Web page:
In the article "Active Thermitic Material Discovered in Dust from the 9/11 World Trade Center Catastrophe", which appeared in the Open Chemical Physics Journal, authors Niels Harrit of the University of Copenhagen's Department of Chemistry, Jeffrey Farrer of Brigham Young University's Department of Physics and Astronomy, Steven E. Jones, and others state that thermite and nano-thermite composites in the dust and debris were found following the collapse of the three buildings, which they conclude to be proof that explosives brought down the buildings. The article contained no scientific rebuttal and the editor in chief of the publication subsequently resigned.
Jones has not explained how the amount of explosive needed to do this could have been positioned in the two buildings without drawing attention, but mentioned efforts to research the buildings' maintenance activity in the weeks prior to the event. Federal investigators at the National Institute of Standards and Technology state that enormous quantities of thermite would have to be applied to the structural columns to damage them, but Jones disputed this, saying that he and others were investigating "superthermite". Brent Blanchard, author of "A History of Explosive Demolition in America", who corresponded with Jones, states that questions about the viability of Jones' theories remain unanswered, such as the fact that no demolition personnel noticed any telltale signs of thermite during the eight months of debris removal following the towers' collapse. Blanchard also said that a verifiable chain of possession needs to be established for the tested beams, which did not occur with the beams Jones tested, raising questions of whether the metal pieces tested could have been cut away from the debris pile with acetylene torches, shears, or other potentially contaminated equipment while on site, or exposed to trace amounts of thermite or other compounds while being handled, while in storage, or while being transferred from Ground Zero to memorial sites.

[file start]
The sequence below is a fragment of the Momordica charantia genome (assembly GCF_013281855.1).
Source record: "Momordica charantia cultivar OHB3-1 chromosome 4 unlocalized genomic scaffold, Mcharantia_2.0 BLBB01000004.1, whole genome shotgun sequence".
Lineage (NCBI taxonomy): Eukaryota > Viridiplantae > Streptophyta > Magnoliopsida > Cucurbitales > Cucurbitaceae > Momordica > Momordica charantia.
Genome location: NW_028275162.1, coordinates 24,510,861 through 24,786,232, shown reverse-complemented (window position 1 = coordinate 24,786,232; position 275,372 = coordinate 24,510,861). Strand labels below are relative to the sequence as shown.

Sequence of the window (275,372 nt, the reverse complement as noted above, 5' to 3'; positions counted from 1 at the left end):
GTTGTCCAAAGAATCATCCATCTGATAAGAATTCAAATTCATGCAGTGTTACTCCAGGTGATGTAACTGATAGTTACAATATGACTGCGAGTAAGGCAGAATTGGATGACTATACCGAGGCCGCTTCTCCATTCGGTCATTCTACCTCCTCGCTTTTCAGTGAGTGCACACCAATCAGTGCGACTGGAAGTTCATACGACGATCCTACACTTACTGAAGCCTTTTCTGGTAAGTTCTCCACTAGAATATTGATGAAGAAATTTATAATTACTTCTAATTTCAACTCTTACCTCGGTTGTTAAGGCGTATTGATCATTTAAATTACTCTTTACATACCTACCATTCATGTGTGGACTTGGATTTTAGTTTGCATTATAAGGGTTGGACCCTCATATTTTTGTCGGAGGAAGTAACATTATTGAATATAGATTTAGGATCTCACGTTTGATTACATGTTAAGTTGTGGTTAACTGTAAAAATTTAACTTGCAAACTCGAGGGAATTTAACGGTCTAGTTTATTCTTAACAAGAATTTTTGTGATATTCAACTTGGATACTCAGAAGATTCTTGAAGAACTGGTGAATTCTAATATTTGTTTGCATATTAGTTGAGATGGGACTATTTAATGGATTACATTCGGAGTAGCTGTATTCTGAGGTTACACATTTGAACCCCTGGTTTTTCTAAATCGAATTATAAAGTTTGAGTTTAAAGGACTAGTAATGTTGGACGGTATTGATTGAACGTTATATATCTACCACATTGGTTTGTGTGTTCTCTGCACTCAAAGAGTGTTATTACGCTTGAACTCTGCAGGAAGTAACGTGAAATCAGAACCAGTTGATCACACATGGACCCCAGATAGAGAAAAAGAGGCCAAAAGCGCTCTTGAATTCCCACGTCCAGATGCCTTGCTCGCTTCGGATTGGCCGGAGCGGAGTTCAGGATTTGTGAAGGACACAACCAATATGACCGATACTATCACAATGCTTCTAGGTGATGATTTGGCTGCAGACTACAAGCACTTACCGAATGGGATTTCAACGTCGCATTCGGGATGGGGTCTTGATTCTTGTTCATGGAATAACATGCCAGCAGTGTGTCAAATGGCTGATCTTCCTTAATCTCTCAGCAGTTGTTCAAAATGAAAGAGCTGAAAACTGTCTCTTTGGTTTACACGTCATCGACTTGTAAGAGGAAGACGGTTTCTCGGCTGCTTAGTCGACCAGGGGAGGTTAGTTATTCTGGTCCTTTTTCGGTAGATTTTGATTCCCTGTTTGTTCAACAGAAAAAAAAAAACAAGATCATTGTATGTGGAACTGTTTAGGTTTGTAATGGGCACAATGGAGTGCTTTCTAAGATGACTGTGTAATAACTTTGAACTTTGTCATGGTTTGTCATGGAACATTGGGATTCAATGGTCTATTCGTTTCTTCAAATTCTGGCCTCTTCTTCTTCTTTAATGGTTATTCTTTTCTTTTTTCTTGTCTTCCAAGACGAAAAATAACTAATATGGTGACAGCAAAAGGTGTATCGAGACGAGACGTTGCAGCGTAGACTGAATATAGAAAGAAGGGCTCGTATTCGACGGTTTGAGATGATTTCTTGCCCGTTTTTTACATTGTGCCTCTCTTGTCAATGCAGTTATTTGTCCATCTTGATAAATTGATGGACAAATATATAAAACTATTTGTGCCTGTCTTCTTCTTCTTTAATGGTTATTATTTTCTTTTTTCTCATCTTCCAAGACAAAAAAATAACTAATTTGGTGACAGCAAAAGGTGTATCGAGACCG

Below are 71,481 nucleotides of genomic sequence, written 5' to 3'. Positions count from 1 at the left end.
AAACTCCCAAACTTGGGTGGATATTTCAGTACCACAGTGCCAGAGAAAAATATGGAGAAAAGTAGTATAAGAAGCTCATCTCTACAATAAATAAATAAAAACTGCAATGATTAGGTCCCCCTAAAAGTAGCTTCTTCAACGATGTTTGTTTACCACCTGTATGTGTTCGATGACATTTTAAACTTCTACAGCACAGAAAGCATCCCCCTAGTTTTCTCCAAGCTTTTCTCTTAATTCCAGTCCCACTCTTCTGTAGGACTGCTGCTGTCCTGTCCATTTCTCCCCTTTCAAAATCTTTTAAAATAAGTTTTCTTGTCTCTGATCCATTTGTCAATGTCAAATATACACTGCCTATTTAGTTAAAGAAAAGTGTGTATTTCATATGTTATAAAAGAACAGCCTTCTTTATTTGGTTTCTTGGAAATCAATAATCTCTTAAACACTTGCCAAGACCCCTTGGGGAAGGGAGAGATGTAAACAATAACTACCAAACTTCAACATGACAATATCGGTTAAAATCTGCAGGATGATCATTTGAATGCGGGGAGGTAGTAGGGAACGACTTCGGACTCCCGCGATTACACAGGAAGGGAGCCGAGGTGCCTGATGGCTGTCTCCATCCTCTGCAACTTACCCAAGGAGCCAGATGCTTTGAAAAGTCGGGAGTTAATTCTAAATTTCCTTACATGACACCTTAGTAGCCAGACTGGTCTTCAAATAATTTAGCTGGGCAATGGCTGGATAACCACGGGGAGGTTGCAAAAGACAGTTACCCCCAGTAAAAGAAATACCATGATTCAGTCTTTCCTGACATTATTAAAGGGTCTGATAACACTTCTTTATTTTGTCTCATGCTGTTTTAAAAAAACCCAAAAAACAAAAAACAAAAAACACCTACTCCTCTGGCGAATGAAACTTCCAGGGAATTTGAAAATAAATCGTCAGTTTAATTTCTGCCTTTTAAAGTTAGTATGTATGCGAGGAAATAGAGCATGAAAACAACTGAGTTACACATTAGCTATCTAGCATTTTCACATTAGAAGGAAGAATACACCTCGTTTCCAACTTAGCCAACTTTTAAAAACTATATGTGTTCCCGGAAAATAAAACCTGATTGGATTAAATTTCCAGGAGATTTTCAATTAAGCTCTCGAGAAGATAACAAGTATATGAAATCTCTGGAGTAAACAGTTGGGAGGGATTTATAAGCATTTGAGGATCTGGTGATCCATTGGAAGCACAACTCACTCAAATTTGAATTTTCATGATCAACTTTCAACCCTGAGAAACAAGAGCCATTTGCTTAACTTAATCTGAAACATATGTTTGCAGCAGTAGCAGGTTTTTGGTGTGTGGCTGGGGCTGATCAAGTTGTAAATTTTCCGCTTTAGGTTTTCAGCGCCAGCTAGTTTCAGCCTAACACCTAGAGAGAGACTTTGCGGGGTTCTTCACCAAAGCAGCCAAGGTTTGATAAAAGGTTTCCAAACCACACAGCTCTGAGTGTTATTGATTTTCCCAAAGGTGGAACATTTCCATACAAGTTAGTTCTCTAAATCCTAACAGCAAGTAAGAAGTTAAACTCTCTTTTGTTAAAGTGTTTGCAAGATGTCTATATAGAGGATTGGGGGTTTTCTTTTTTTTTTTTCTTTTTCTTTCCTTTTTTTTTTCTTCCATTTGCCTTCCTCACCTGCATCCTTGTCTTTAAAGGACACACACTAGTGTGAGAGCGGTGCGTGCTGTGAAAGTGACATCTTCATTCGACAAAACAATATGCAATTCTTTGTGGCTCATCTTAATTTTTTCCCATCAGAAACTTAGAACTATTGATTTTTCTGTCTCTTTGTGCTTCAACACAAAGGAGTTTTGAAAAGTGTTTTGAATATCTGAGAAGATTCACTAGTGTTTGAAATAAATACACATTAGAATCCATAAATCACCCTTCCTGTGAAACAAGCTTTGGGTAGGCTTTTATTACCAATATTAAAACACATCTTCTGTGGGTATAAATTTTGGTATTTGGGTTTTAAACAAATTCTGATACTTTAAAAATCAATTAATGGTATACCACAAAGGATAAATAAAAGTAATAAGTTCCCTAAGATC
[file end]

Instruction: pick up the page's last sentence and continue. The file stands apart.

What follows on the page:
Jones also said that molten steel found in the rubble was evidence of explosives, as an ordinary airplane fire would not generate enough heat to produce this, citing photographs of red debris being removed by construction equipment, but Blanchard said that if there had been any molten steel in the rubble any excavation equipment encountering it would have been immediately damaged. Other sampling of the pulverized dust by United States Geological Survey and RJ Lee did not report any evidence of thermite or explosives. It has been theorized the "thermite material" found was primer paint. Dave Thomas of Skeptical Inquirer magazine, noting that the residue in question was claimed to be thermitic because of its iron oxide and aluminum composition, pointed out that these substances are found in many items common to the towers. Thomas said that in order to cut through a vertical steel beam, special high-temperature containment must be added to prevent the molten iron from dropping down, and that the thermite reaction is too slow for it to be practically used in building demolition. Thomas pointed out that when Jesse Ventura hired New Mexico Tech to conduct a demonstration showing nanothermite slicing through a large steel beam, the nanothermite produced copious flame and smoke but no damage to the beam, even though it was in a horizontal, and therefore optimal position.